Me Before You Review

Me Before You by JoJo Moyes
Genre: Contemporary Romance
Published by: Penguin Books
Page Count - 369
My Rating - Five Stars

Louisa Clark is an ordinary girl living an exceedingly ordinary life—steady boyfriend, close family—who has never been farther afield than their tiny village. She takes a badly needed job working for ex-Master of the Universe Will Traynor, who is wheelchair-bound after an accident. Will has always lived a huge life—big deals, extreme sports, worldwide travel—and now he’s pretty sure he cannot live the way he is.

Will is acerbic, moody, bossy—but Lou refuses to treat him with kid gloves, and soon his happiness means more to her than she expected. When she learns that Will has shocking plans of his own, she sets out to show him that life is still worth living.

A love story for this generation, Me Before You brings to life two people who couldn’t have less in common—a heartbreakingly romantic novel that asks, What do you do when making the person you love happy also means breaking your own heart?

If you follow me on social media, you'll already know that this book holds a very special place in my heart, it's one of those heartbreaking books that manages to still give you the warm fuzzies and make you laugh as often as it made you cry, which is no easy task.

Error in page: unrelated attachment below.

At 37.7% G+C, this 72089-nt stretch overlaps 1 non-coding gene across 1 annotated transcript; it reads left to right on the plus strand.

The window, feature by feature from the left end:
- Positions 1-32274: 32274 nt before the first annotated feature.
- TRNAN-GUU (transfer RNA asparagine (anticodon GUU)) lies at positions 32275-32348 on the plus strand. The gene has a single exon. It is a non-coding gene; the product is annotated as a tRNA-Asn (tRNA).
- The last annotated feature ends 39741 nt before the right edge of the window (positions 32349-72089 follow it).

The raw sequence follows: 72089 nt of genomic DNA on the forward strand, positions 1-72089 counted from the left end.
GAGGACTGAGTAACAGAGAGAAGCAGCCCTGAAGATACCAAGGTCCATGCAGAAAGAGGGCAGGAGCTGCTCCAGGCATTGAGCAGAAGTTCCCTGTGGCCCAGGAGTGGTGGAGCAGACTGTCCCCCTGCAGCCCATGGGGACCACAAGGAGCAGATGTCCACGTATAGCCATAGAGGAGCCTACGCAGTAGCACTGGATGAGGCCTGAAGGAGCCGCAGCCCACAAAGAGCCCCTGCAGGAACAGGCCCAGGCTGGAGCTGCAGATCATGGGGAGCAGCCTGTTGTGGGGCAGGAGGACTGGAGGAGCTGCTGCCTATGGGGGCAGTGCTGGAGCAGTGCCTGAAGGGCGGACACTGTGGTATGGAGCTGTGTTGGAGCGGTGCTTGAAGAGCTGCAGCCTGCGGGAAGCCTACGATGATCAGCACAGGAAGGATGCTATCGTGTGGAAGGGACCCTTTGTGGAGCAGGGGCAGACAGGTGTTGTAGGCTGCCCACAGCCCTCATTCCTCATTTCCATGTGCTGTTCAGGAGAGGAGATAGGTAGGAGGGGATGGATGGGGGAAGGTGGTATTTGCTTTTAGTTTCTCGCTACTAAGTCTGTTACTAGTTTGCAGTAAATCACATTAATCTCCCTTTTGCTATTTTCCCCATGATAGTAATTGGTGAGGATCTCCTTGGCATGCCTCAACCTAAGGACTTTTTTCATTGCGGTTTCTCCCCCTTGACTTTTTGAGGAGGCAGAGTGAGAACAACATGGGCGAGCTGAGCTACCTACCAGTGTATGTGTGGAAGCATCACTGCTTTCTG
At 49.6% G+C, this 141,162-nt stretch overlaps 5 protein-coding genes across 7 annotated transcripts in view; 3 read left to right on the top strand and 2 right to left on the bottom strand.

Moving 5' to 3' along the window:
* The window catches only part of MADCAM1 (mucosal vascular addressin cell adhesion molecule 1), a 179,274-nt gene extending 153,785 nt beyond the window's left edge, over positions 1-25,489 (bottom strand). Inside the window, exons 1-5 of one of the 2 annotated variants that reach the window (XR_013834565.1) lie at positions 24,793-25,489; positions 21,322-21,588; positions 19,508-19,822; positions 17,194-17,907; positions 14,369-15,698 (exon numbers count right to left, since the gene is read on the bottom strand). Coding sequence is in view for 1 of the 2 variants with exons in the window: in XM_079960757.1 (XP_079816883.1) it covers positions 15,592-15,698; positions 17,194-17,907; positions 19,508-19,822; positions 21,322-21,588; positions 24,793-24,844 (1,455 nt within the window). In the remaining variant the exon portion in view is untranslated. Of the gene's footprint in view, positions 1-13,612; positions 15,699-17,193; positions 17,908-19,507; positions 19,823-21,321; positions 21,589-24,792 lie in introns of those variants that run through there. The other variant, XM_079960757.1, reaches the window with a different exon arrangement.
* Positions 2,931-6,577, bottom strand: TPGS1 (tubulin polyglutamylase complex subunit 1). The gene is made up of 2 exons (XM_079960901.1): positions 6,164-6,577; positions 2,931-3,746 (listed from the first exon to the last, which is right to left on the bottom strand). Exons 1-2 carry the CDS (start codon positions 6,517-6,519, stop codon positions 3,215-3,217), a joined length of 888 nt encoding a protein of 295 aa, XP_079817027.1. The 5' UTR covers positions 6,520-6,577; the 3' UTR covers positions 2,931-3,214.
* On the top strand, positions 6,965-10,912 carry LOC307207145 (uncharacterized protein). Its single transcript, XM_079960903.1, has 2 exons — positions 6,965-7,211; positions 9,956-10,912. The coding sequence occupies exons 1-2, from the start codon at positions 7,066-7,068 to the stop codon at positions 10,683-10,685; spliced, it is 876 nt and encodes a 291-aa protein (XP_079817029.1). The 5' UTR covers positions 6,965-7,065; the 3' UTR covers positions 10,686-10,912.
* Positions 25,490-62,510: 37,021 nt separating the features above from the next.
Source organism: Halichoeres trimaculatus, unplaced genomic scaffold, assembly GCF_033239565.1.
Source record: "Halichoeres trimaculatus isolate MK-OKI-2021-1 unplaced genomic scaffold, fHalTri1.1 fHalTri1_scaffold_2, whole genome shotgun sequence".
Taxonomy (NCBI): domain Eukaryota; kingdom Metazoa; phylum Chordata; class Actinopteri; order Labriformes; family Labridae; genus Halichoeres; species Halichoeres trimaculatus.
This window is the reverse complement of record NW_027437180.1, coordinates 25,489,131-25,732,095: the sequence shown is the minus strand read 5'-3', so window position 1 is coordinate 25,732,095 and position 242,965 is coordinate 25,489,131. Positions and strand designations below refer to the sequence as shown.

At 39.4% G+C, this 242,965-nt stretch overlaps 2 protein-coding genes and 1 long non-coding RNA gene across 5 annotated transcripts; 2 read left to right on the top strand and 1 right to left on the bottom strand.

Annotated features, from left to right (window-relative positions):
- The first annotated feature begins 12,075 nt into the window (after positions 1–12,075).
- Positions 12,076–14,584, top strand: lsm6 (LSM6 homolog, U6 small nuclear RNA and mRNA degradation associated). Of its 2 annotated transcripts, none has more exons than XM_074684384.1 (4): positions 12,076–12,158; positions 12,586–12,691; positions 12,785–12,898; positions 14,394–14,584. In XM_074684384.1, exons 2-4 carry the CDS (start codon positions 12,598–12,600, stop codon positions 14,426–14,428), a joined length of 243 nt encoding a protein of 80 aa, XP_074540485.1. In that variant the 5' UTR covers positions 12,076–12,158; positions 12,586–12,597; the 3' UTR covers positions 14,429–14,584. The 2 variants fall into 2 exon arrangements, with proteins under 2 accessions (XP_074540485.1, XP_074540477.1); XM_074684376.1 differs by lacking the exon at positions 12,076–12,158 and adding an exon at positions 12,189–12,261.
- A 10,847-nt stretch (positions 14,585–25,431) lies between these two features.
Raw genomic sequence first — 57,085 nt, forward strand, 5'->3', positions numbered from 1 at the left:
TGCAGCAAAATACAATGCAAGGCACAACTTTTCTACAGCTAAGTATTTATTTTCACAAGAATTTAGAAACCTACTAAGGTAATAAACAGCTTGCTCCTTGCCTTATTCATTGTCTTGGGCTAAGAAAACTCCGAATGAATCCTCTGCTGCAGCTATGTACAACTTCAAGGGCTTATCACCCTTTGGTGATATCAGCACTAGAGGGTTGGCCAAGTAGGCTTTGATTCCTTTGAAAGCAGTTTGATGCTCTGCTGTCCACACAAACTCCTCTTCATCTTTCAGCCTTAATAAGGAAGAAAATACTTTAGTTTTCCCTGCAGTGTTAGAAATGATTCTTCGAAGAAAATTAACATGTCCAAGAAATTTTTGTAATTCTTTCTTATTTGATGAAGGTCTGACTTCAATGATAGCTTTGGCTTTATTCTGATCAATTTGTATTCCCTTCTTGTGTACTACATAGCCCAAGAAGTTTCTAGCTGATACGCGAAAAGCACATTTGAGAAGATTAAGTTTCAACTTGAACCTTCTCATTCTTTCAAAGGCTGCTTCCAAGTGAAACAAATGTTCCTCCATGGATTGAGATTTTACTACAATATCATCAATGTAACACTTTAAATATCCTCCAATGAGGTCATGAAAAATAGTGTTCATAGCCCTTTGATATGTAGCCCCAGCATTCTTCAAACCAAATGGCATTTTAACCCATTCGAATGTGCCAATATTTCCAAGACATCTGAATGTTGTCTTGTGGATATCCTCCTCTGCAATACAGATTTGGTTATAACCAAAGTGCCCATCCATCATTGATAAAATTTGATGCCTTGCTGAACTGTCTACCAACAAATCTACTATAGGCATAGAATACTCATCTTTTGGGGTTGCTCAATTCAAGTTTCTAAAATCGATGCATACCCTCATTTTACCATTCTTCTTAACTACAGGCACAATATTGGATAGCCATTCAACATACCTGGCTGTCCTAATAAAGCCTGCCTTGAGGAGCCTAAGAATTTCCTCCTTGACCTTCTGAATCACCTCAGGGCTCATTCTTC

I picked up this book because of the upcoming movie release, and I am so, so glad I did. JoJo Moyes has a very enjoyable writing style, and I felt like I knew the characters so well within just a handful of chapters. Louisa as a character is very relatable, she is neither happy nor sad with her life, she's simply going through the motions, stuck in a rut. While she's eccentric with her clothing choices, she's trapped in her ordinary life and it isn't until she meets Will Traynor that her life begins to change. 

Having lived a big, exciting and adventure driven life before his accident, Will finds himself increasingly frustrated with Louisa, but somehow they reach a common ground. They have amazing chemistry, with both characters being very well developed and authentic. One of the things I adored most about this book was Will as a character, I was so worried he would be almost a cliche of himself, generic "disabled man", and he wasn't at all.

(Yep. I sobbed. A lot.)

The representation of disability in this book is done in a raw and honest way. As a twenty something with an invisible disability, I was surprised to find parts of this book relatable. Can I relate to a quadraplegic? Of course not. But could I relate the isolation, the way people think they can fix him, and the way it feels to be unable to do the things you used to do. That, I understood. And maybe that's why the book moved me so much.

This book is heartbreaking but so, so funny and charming all at once. It's the most beautiful kind of heartbreak, a book that makes you stand back and check your own privilege, and inspires you to make the most of your life. 

Have you read the book? What were your thoughts?

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